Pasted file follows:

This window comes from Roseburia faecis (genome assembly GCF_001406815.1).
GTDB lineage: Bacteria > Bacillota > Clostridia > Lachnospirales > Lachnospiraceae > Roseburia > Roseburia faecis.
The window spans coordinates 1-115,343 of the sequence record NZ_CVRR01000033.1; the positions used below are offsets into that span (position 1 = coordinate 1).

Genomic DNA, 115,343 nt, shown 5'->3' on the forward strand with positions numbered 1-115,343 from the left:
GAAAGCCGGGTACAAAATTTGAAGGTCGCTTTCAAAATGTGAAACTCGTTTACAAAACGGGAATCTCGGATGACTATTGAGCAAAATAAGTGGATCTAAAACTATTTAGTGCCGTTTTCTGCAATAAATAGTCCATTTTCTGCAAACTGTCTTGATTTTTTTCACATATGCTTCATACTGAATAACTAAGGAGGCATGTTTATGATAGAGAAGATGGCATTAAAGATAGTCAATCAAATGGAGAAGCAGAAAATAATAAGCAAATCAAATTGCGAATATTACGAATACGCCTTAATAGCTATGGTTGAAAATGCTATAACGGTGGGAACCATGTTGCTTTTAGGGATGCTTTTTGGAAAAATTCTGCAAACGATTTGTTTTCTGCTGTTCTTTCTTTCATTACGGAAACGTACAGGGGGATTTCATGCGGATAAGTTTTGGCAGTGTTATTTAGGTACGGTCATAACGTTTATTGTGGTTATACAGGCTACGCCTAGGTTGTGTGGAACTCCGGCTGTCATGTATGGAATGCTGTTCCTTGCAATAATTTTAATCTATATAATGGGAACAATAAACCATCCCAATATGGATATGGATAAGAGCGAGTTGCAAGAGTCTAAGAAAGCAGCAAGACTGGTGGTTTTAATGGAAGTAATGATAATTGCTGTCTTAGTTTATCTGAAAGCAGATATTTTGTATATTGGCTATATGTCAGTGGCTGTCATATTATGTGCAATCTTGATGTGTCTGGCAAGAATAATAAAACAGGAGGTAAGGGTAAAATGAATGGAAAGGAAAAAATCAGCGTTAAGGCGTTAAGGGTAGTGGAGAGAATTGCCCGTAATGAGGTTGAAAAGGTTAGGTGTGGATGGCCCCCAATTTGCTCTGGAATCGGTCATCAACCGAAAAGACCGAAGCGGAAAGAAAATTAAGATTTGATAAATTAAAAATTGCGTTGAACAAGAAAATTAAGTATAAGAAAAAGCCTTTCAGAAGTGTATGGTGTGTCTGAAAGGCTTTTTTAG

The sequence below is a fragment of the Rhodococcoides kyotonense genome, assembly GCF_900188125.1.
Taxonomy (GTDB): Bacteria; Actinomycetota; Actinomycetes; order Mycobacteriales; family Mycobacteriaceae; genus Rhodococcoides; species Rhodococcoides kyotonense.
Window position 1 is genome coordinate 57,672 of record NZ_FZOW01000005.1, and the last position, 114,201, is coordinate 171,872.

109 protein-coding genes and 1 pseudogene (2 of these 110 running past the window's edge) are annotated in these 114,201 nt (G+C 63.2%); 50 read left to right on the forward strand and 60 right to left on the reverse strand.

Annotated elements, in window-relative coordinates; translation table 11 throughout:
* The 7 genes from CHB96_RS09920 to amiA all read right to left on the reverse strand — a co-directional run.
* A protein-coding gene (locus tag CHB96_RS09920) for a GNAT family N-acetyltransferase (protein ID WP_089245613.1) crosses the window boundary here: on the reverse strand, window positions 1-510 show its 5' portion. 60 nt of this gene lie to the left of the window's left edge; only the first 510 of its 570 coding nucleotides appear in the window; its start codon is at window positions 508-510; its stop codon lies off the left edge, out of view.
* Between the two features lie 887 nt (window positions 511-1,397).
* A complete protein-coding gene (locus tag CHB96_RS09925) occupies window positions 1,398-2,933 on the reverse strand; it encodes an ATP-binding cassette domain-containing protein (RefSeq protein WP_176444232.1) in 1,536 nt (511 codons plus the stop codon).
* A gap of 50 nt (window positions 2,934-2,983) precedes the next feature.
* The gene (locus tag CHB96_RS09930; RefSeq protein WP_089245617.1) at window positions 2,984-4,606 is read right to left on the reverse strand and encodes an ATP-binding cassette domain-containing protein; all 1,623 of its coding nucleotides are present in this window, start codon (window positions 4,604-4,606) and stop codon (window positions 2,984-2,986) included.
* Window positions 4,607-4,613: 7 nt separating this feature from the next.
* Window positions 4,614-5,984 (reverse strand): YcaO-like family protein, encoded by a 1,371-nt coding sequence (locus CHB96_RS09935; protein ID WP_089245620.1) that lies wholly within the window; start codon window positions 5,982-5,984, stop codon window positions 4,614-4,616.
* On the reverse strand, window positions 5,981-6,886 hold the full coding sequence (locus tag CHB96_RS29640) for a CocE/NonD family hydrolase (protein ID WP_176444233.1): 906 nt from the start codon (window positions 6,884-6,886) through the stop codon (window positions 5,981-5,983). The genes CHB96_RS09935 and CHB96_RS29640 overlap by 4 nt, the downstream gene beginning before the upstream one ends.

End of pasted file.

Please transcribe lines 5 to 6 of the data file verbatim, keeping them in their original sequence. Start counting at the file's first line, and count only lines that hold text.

GAAAGCCGGGTACAAAATTTGAAGGTCGCTTTCAAAATGTGAAACTCGTTTACAAAACGGGAATCTCGGATGACTATTGAGCAAAATAAGTGGATCTAAAACTATTTAGTGCCGTTTTCTGCAATAAATAGTCCATTTTCTGCAAACTGTCTTGATTTTTTTCACATATGCTTCATACTGAATAACTAAGGAGGCATGTTTATGATAGAGAAGATGGCATTAAAGATAGTCAATCAAATGGAGAAGCAGAAAATAATAAGCAAATCAAATTGCGAATATTACGAATACGCCTTAATAGCTATGGTTGAAAATGCTATAACGGTGGGAACCATGTTGCTTTTAGGGATGCTTTTTGGAAAAATTCTGCAAACGATTTGTTTTCTGCTGTTCTTTCTTTCATTACGGAAACGTACAGGGGGATTTCATGCGGATAAGTTTTGGCAGTGTTATTTAGGTACGGTCATAACGTTTATTGTGGTTATACAGGCTACGCCTAGGTTGTGTGGAACTCCGGCTGTCATGTATGGAATGCTGTTCCTTGCAATAATTTTAATCTATATAATGGGAACAATAAACCATCCCAATATGGATATGGATAAGAGCGAGTTGCAAGAGTCTAAGAAAGCAGCAAGACTGGTGGTTTTAATGGAAGTAATGATAATTGCTGTCTTAGTTTATCTGAAAGCAGATATTTTGTATATTGGCTATATGTCAGTGGCTGTCATATTATGTGCAATCTTGATGTGTCTGGCAAGAATAATAAAACAGGAGGTAAGGGTAAAATGAATGGAAAGGAAAAAATCAGCGTTAAGGCGTTAAGGGTAGTGGAGAGAATTGCCCGTAATGAGGTTGAAAAGGTTAGGTGTGGATGGCCCCCAATTTGCTCTGGAATCGGTCATCAACCGAAAAGACCGAAGCGGAAAGAAAATTAAGATTTGATAAATTAAAAATTGCGTTGAACAAGAAAATTAAGTATAAGAAAAAGCCTTTCAGAAGTGTATGGTGTGTCTGAAAGGCTTTTTTAG

The sequence below is a fragment of the Rhodococcoides kyotonense genome, assembly GCF_900188125.1.